The Good Doctor Season 6 has struck the perfect balance between compelling medical aspects and personal exploration with Dr. Audrey Lim’s storyline.
Many medical dramas spend more time delving into interpersonal relationships than the medicine. ABC’s The Good Doctor has proven it can strike the perfect balance between compelling medical aspects and human storytelling. With six seasons and counting, the series is proof that a medical drama can still be about medicine while also exploring the personal lives of its characters.
Season 5 ended with a cliffhanger that left the fate of Dr. Audrey Lim hanging in the balance after she was stabbed. Season 6 showed the aftermath of the attack — revealing Dr. Lim to be paralyzed. The season thus far has shown Dr. Lim struggling to navigate her condition as well as Dr. Shaun Murphy battling the idea that his surgical choices caused it. The Good Doctor has remained loyal to its equilibrium between inside and outside the hospital by portraying the way the close relationship between Lim and Shaun has changed along with her ongoing recovery.
Lim’s Recovery is Central to Season 6
Lim is not in a good place during Season 6, lashing out at Shaun and even going so far as to say she would rather be dead than confined to a wheelchair. Her response does, however, highlight the vulnerability someone in her position feels by having Audrey project her frustration on the easiest target: Shaun. It also creates dramatic tension because the choice Shaun made during Lim’s surgery is the same choice that Lim might have made herself.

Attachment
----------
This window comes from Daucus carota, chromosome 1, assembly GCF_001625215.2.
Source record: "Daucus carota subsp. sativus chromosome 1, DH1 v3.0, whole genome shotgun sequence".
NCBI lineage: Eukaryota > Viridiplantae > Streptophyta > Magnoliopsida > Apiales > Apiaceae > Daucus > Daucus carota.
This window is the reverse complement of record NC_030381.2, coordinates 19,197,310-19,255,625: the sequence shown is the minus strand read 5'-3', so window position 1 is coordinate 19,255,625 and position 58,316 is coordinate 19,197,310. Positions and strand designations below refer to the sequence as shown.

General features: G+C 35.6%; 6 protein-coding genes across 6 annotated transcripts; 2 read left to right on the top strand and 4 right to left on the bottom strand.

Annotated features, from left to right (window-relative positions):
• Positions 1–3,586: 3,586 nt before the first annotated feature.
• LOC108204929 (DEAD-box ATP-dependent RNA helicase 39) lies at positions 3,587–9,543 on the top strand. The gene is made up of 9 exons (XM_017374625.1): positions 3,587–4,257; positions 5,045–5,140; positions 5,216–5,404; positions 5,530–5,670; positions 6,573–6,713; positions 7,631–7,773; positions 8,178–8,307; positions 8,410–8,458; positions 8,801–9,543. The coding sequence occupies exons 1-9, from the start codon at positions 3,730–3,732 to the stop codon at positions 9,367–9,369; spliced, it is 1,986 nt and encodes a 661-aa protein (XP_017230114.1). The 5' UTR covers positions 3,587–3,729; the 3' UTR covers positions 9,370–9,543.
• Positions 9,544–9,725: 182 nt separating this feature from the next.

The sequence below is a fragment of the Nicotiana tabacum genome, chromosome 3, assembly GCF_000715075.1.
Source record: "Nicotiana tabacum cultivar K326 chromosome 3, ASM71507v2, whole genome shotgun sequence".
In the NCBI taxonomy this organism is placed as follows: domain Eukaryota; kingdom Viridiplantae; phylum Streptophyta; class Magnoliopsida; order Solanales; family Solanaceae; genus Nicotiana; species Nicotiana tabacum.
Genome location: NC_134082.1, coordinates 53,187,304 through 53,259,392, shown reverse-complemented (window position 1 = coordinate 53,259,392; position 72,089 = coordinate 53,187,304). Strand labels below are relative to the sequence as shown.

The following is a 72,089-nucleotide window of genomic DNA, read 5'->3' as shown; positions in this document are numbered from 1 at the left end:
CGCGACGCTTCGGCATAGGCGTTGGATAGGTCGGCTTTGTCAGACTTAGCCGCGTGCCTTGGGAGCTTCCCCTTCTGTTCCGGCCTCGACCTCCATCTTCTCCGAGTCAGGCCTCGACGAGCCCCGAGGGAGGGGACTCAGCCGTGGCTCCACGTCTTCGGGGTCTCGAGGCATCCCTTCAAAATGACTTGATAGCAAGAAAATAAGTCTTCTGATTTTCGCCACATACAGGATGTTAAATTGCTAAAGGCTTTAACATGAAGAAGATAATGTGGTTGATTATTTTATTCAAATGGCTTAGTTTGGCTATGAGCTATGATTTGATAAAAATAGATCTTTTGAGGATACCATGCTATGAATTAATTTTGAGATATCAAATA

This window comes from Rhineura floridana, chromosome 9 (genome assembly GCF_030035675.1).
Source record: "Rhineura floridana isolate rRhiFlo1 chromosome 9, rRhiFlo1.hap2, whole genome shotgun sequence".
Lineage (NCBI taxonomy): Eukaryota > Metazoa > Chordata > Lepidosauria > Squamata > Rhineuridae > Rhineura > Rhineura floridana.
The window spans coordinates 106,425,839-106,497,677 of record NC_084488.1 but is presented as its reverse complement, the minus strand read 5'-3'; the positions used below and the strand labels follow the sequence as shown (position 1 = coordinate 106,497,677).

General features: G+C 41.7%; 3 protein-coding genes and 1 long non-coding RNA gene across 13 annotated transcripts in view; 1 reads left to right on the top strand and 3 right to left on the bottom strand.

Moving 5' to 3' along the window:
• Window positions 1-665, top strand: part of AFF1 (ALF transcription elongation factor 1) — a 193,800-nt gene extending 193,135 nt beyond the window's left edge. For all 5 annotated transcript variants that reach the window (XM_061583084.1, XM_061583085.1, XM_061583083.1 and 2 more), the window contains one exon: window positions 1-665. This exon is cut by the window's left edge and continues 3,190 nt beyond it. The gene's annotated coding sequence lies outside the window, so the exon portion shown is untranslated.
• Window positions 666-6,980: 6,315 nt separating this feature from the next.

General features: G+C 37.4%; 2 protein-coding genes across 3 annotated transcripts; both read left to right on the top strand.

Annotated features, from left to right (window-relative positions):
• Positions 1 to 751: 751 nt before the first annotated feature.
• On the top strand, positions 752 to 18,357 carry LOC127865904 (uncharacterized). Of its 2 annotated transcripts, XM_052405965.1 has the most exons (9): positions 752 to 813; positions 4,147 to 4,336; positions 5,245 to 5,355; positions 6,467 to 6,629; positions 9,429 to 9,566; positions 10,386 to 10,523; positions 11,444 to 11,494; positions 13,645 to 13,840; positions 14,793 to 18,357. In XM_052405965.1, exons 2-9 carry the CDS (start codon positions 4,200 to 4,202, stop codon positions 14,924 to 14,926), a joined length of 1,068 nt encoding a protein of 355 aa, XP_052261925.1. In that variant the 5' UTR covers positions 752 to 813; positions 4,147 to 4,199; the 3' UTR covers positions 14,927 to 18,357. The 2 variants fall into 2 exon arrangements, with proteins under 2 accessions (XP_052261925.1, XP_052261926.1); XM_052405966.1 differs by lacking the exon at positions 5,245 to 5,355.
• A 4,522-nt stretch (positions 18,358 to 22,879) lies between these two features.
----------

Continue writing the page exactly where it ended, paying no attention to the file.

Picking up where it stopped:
Season 6, Episode 5 “Growth Opportunities” shows that Dr. Aaron Glassman also holds Shaun accountable for what happened to Lim; however, the two manage to work together to present possible solutions to Lim, who declines. This furthers the tension in the relationship between Lim and Shaun. But Lim’s storyline isn’t limited to what happens in the hospital; Season 6 also sees her venting to a neighbor about her situation and trying to nurture a potential relationship with him. And it explores Shaun’s reaction to Lim ending their friendship and the effects that has in his life.
Exploring Lim’s trauma, her response and Shaun’s response has provided a new layer to The Good Doctor. Fans are invested in the relationship that has formed between Lim and Shaun, and the storyline feels well-written and thought out with character development in mind, which is different than other medical dramas like Grey’s Anatomy, which tends to drag out its plotlines and is now adjusting to less Meredith Grey. The Good Doctor’s only concern is not turning Lim into an antagonist for the remainder of the season; the show can’t lose sight of who she is or make her hard to root for.
Lim’s Emotional Journey is a Compelling Watch
Lim has been going through all the stages of grief in Season 6, which could be a very compelling plot device for the remainder of the season. Viewers know Lim to be tenacious and diligent in her work. In Season 4, Episode 9, “Irresponsible Salad Bar Practices,” she said, “Life is uncomfortable; it hits you with tough situations and you muscle through them.” But despite months of continuous effort she remains paralyzed, and the awkward encounter with her neighbor has not helped her come to terms with her situation.
Wat makes the whole plotline engaging is the fact that Lim has always been seen as Shaun’s protector. To have her turn on him to the point of saying she hates him adds layers of their relationship. Both characters have been on The Good Doctor since Season 1 and viewers have watched their dynamic evolve, which contrasts Chicago Med’s apparent retcon. It also makes this storyline even more upsetting but also hopefully more rewarding in the end.
The success of The Good Doctor is a result of its balance between medical storylines and human aspects, which Lim’s plotline has highlighted. The series is allowing the storyline to run its natural course and truly exploring the subjects involved. The resulting arc is gripping, emotional and proves the ABC medical drama is superior to its competition.